Fire drill training in grade school always included the mantra, “Stop, drop and roll.” This was the prescribed course of action if you were on fire. Professionals sometimes refer to tragedies in companies as fire drills. When a major internal theft occurs, it is akin to catching on fire, and needs to be met with swift action.

Where there is smoke, there might be fire. There are numerous potential red flags that might point to internal theft – things like missing or altered documentation, numerous unexplained accounting entries, excessive customer complaints about account balances, and disregard or override of procedures.

While one red flag alone does not necessarily mean a fraud has occurred, the presence of numerous red flags increases the suspicion of internal fraud. It is important to quickly identify the red flags, determine who might be responsible, and take quick action to extinguish the problem.

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Sources of Information in Fraud Investigations

Written by Tracy L. Coenen, CPA, CFF

Wisconsin Law Journal

When you think of information in an internal fraud investigation, you most likely think of things like a company’s internal records. These include accounting documents, personnel files, payroll records, accounting system information, and internal memos. While these items are key parts of an internal investigation, they are not the only tools a fraud investigator may use.

Most people don’t think about all the other records available to assist in an investigation. There are many public and non-public records that can aid the investigator in determining who was involved, where the money went, and what the motive for the fraud may have been. These records are invaluable to the investigator, and often play a key role in determining the details of a fraud.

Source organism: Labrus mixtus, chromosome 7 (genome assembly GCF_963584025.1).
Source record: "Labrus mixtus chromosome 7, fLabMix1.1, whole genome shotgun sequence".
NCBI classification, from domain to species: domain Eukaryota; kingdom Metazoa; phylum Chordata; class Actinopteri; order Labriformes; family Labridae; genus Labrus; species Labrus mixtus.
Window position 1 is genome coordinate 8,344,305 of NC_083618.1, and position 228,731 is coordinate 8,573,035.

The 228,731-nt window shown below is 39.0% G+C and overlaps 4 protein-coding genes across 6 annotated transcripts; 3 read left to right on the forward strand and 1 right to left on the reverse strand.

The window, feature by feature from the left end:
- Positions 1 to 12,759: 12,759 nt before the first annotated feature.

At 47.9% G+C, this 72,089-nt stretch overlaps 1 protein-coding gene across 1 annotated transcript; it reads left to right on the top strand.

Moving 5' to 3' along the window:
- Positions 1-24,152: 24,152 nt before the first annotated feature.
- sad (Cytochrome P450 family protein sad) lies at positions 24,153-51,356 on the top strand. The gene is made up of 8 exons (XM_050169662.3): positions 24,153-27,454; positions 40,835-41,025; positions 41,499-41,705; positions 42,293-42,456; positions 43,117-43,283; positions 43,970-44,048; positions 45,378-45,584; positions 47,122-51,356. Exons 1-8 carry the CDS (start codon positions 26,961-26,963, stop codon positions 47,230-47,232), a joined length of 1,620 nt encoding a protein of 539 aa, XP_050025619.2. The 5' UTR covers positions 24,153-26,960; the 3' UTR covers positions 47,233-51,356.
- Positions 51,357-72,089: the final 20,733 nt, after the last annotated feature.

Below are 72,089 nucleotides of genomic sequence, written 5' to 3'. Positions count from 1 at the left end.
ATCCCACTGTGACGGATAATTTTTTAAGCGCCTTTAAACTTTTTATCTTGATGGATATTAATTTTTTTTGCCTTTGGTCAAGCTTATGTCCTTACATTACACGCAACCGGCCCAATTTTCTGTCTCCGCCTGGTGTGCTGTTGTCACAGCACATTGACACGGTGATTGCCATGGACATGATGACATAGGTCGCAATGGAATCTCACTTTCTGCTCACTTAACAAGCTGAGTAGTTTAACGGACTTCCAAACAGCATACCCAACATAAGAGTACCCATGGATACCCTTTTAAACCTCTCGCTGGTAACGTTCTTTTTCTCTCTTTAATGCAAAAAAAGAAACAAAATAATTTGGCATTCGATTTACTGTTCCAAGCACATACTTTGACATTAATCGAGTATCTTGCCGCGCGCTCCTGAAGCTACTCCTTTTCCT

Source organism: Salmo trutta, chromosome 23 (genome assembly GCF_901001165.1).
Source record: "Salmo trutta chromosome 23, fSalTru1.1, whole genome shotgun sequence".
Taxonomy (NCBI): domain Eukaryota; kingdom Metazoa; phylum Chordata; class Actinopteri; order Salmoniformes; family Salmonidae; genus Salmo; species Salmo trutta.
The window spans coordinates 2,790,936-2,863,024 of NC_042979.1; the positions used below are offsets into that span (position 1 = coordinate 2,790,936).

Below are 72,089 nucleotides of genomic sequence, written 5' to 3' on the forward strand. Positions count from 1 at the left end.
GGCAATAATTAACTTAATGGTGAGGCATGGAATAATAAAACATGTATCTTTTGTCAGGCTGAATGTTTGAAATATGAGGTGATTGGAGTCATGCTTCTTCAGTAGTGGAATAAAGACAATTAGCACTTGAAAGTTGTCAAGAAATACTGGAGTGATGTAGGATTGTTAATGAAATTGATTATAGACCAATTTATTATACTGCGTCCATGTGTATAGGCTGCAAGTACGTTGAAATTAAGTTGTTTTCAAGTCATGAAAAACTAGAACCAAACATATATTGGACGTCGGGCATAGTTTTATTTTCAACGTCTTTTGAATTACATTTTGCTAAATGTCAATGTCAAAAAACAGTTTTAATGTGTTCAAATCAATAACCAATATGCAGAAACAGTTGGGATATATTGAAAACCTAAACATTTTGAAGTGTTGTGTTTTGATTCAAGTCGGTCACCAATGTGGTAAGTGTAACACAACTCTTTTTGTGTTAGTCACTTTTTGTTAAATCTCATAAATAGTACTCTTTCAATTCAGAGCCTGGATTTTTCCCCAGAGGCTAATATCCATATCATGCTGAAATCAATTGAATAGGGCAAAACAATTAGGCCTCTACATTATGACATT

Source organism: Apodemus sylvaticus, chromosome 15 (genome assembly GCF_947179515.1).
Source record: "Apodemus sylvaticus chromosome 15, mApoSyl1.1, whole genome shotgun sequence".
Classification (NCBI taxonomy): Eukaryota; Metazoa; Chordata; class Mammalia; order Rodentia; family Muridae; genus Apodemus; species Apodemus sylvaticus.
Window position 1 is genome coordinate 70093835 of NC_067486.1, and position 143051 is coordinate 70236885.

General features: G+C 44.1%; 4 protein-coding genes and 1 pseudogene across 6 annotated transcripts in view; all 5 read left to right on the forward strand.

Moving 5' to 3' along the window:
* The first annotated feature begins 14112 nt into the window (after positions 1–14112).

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Internal Investigations and the Use of Auditors and Accountants

When whistleblowers report potential ethics violations within companies, the first step the company must take is an internal investigation. The best internal investigations are independent and led by outside counsel, for a variety of reasons.

But what about the part of the investigation that involves analyzing accounting records, financial statements, and SEC filings? Management often wants to use internal finance professionals or their outside auditors for this task. It seems to make sense to utilize the expertise of people who are already familiar with the company’s finances.